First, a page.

How to protect yourself when building a home

Building a home will likely be the single biggest investment you ever make. To protect yourself from rogue building or plumbing practitioners, here are a few important steps

Building a home will likely be the single biggest investment you ever make. To protect yourself from rogue building or plumbing practitioners, here are a few important steps the Victorian Building Authority (VBA) recommends you take before and during construction.

Before your project starts

  1. Confirm your building practitioners are registered and that plumbing work is carried out by, or under the supervision of a licensed plumber via the VBA's online Find a Practitioner tool (available at top of this page). Ask to see their VBA ID card – which all practitioners should carry.
  2. Ask to see physical examples of their work and to speak with previous clients.
  3. Understand the role of the VBA and your building surveyor. Building surveyors provide independent oversight of building work during construction, issue the occupancy permit and can direct the builder to fix defective work. It is essential to select a building surveyor who is independent of your builder.
  4. Appoint either your council's municipal building surveyor or a private building surveyor of your choice. If you ask for quotes from multiple private building surveyors, ensure they know this is what you are doing so they do not wrongly assume you have engaged them.
  5. Read the information on Consumer Affairs Victoria's website before signing a contract with your builder, to ensure it meets legal requirements. A sample contract can be downloaded from Consumer Affairs Victoria's website.
  6. Ensure your builder gives you a domestic building insurance policy or a certificate of currency covering your property before construction starts. The builder's name on the contract should match the name on the insurance policy.

During construction

It is extremely important to develop good communication lines with your builder and building surveyor – seek regular updates from both practitioners.

Make sure any variations to your plans and associated changes in price are documented and agreed in writing by you and the builder to avoid disputes down the track.

Find out when the mandatory inspection stages are for your house and ask your builder and building surveyor how they went.

You can ask your building surveyor to undertake as many additional inspections as you require. While extra inspections will cost you more, they are worthwhile to ensure you are fully informed, and so potential issues can be discussed and resolved immediately.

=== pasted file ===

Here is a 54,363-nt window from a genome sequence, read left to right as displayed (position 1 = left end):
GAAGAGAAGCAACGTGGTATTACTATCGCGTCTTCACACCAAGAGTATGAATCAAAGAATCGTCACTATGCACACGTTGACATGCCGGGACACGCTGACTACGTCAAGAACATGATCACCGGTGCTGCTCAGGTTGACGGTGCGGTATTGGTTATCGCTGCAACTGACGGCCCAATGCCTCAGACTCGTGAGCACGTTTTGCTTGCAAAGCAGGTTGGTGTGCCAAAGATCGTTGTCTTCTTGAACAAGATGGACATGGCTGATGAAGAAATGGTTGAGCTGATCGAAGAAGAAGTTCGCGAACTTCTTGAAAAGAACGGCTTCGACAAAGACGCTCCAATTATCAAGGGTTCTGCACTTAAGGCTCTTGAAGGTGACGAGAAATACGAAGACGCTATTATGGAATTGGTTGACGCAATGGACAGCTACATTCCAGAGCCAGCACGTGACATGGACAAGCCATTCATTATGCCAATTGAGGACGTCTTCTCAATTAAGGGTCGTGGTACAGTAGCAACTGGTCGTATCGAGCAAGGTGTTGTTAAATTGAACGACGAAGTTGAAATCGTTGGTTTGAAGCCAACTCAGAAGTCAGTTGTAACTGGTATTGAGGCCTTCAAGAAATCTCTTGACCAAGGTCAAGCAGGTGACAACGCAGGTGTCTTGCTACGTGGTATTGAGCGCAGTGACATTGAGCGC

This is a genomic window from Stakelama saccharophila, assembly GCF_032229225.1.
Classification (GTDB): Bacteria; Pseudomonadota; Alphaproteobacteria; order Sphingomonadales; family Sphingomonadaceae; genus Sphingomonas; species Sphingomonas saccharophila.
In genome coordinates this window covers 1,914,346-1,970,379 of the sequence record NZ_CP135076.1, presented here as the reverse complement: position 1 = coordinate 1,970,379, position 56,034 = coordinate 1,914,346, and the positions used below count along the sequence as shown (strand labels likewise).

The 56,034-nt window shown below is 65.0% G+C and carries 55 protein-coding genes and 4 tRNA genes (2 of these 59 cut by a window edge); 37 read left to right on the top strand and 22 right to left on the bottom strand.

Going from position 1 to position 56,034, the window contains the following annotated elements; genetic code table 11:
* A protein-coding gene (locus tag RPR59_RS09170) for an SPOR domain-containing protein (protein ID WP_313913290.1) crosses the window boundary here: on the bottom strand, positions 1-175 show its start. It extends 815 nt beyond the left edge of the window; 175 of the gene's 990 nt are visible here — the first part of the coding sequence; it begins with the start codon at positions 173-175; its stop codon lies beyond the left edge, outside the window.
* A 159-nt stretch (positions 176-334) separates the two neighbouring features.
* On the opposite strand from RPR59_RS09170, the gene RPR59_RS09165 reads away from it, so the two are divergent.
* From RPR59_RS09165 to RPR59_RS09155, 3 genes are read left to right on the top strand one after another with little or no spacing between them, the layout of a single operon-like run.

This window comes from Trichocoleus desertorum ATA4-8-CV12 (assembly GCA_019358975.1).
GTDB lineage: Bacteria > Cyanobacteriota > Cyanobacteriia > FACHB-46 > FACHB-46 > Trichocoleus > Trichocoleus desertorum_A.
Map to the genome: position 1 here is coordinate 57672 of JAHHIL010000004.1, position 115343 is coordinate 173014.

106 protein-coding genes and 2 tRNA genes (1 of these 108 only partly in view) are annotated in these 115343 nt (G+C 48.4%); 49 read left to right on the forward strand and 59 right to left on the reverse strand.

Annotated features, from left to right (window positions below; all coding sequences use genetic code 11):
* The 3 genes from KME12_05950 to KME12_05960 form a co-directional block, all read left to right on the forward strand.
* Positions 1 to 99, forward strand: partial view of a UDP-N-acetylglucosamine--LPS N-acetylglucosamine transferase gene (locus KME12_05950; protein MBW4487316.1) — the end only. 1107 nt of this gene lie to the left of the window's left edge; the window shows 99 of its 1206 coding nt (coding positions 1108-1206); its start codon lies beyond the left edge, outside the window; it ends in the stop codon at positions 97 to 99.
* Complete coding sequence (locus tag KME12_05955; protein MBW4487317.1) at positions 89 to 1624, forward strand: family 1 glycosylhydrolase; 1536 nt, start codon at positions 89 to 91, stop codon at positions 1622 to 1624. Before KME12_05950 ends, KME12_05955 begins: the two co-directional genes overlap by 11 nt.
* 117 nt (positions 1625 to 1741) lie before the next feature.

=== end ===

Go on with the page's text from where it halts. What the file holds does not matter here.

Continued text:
Take regular photographs – this will ensure you and your builder have a record of the project's progress if you need to resolve issues.

If there is a dispute

  1. Try to resolve it by talking to your builder and building surveyor. For tips to help resolve your dispute, visit Domestic Building Dispute Resolution Victoria (DBDRV)'s website.
  2. If this doesn't resolve the issue, consider approaching DBDRV directly. DBDRV provides free and impartial services to help resolve disputes concerning the construction, alterations, renovations and extensions to houses. It also deals with the construction of garages, driveways and swimming pools, demolition work and some home repairs.
  3. If there is a significant issue on the building site requiring immediate attention, contact your local council. The council's municipal building surveyor, unlike the VBA, has the power to issue an emergency order.
  4. For issues with contracts, contact Consumer Affairs Victoria (CAV).
  5. For fencing or boundary disputes, contact the Dispute Settlement Centre of Victoria.
  6. For criminal matters such as fraud, violence or trespass, contact Victoria Police.
  7. For environmental matters such as noise from building work, pollution and debris, contact the Environmental Protection Authority.
  8. For other matters, including if you are seeking compensation, contractual disputes and the rectification of defective building work, contact DBDRV.

There are several matters outside the jurisdiction of the VBA. The VBA cannot:

  • Resolve disputes with your building or plumbing practitioners
  • Award financial compensation
  • Direct a building practitioner to provide financial compensation.

The VBA:

  • Registers building practitioners and registers and licenses plumbing practitioners.
  • Investigates the conduct of registered building practitioners and registered and licensed plumbing practitioners with a view to taking disciplinary action against them or, in extreme cases, prosecuting them.
  • Investigates breaches and offences of the building legislation.
  • Undertakes inspections, investigations and audits following a complaint or on its own initiative where deemed appropriate, to ensure builders and plumbers comply with their obligations.

Top seven warning signs of an unregistered builder

  1. Your builder is not a member of an industry body.
  2. They do not ask you to enter into a contract before the project starts.
  3. They ask for too much money up front or at each set payment stage. By law in Victoria, a deposit can be no more than five per cent of the total project cost (projects over $20,000).
  4. They aren't prepared to show you what homes they have recently built or to provide you with the opportunity to talk to some of their previous clients.
  5. They can not or will not show you their VBA ID card.
  6. No results are found when you type the builder's or plumber's name into the VBA's Find a Practitioner tool.
  7. You are not given a copy of your builder's domestic building insurance policy or a certificate of currency covering your property before construction.